Hot weather can be either a friend or a foe in the fight against dandruff. The common scalp condition can sometimes be difficult to treat, but knowing how hot weather can affect the scalp situation can help in caring for dandruff and preventing it.


Itching and flaking of the skin on the scalp are two of the main symptoms used to identify dandruff. The common chronic scalp condition, according to the Mayo Clinic, is usually easy to recognize with white, oily looking flakes of dead skin and an itchy, scaling scalp. Dandruff can be embarrassing, but the University of Michigan Health Service says there is nothing medically serious about the problem.


Too much sun can set off scalp dryness leading to dandruff. The ultraviolet rays from the sun hit directly on the scalp along with the heat from the sun, soaking up the moisture in the hair, states. Weather conditions can play a role in causing dandruff. Hot and humid or cold and dry weather can be a trigger causing dandruff, suggests. Medical and personal grooming habits can also contribute to causing dandruff.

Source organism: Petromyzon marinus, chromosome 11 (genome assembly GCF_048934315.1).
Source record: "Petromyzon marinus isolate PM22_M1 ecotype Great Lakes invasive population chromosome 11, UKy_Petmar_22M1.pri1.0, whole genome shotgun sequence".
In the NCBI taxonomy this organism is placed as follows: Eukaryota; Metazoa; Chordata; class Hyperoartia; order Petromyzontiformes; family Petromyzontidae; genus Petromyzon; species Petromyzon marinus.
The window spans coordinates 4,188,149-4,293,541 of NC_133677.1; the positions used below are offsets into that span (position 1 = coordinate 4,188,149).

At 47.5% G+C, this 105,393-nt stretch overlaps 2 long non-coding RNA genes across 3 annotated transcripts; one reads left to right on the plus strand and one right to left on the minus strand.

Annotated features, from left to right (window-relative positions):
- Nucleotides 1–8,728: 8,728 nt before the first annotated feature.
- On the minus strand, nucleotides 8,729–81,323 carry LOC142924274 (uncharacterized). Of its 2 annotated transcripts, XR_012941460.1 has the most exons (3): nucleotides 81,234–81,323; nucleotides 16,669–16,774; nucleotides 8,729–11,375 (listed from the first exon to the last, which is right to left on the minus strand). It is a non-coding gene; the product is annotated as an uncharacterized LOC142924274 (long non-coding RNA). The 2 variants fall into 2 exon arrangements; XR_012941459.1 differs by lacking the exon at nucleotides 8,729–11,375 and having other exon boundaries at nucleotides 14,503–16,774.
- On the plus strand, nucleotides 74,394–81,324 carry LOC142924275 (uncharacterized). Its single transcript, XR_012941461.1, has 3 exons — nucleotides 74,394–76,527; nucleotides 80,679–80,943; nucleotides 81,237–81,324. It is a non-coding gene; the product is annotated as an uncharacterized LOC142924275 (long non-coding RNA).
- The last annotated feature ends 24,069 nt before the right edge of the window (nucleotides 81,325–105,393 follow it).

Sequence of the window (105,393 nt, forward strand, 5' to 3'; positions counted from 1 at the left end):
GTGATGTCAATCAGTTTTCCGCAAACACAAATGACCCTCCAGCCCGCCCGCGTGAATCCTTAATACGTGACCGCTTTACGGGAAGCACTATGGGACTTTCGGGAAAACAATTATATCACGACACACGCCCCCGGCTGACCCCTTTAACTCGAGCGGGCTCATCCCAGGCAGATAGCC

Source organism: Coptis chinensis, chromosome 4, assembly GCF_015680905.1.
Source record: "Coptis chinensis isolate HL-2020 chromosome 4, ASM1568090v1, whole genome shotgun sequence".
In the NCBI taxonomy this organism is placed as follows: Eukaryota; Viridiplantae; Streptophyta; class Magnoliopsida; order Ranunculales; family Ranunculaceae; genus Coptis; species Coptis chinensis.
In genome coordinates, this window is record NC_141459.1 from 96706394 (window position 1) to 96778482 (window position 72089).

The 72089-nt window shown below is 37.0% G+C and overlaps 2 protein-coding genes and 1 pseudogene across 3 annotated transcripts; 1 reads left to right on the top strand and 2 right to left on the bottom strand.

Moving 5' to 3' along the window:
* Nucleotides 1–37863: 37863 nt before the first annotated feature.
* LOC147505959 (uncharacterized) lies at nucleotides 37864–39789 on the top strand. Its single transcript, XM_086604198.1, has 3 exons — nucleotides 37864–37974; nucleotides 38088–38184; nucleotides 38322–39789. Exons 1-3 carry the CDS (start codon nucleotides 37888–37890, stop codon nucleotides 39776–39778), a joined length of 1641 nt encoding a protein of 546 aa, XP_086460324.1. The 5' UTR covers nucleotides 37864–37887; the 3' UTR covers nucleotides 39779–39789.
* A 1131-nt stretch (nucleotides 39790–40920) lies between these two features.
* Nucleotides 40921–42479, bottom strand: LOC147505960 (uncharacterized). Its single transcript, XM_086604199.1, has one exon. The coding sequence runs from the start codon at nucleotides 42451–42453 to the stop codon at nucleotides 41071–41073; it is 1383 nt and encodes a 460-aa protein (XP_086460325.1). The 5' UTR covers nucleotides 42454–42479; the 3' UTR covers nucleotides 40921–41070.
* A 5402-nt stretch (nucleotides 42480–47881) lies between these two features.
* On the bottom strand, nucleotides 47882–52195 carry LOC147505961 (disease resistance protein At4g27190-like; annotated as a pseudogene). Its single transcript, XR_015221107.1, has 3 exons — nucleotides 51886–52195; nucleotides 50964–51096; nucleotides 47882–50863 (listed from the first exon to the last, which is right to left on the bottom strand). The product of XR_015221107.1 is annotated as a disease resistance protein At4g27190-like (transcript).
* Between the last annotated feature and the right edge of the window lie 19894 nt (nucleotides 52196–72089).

Hot weather during the summer months usually improves dandruff, according to the University of Michigan Health Services, unless the weather is exceptionally hot and humid. Another natural alternative dandruff treatment is daily shampooing with tea tree oil which has been used for centuries as an antiseptic, antibiotic and antifungal agent, according to the Mayo Clinic.


If daily shampooing doesn’t make dandruff disappear, trying a dandruff shampoo might be an option. Use dandruff shampoo daily until it improves, then two to three times a week. Make sure to leave the shampoo on for at leave five minutes during each shampooing to give it time to work.


One of the best prevention effects is regular shampooing which removes the dead skin on a regular basis. Hanging out in the hot weather and getting a little sun can actually be good for preventing dandruff, according to the Mayo Clinic. Other dandruff prevention efforts include eating a healthy diet, managing stress and cutting back on styling products. A visit to a medical doctor may be necessary if treatment and preventive efforts fail.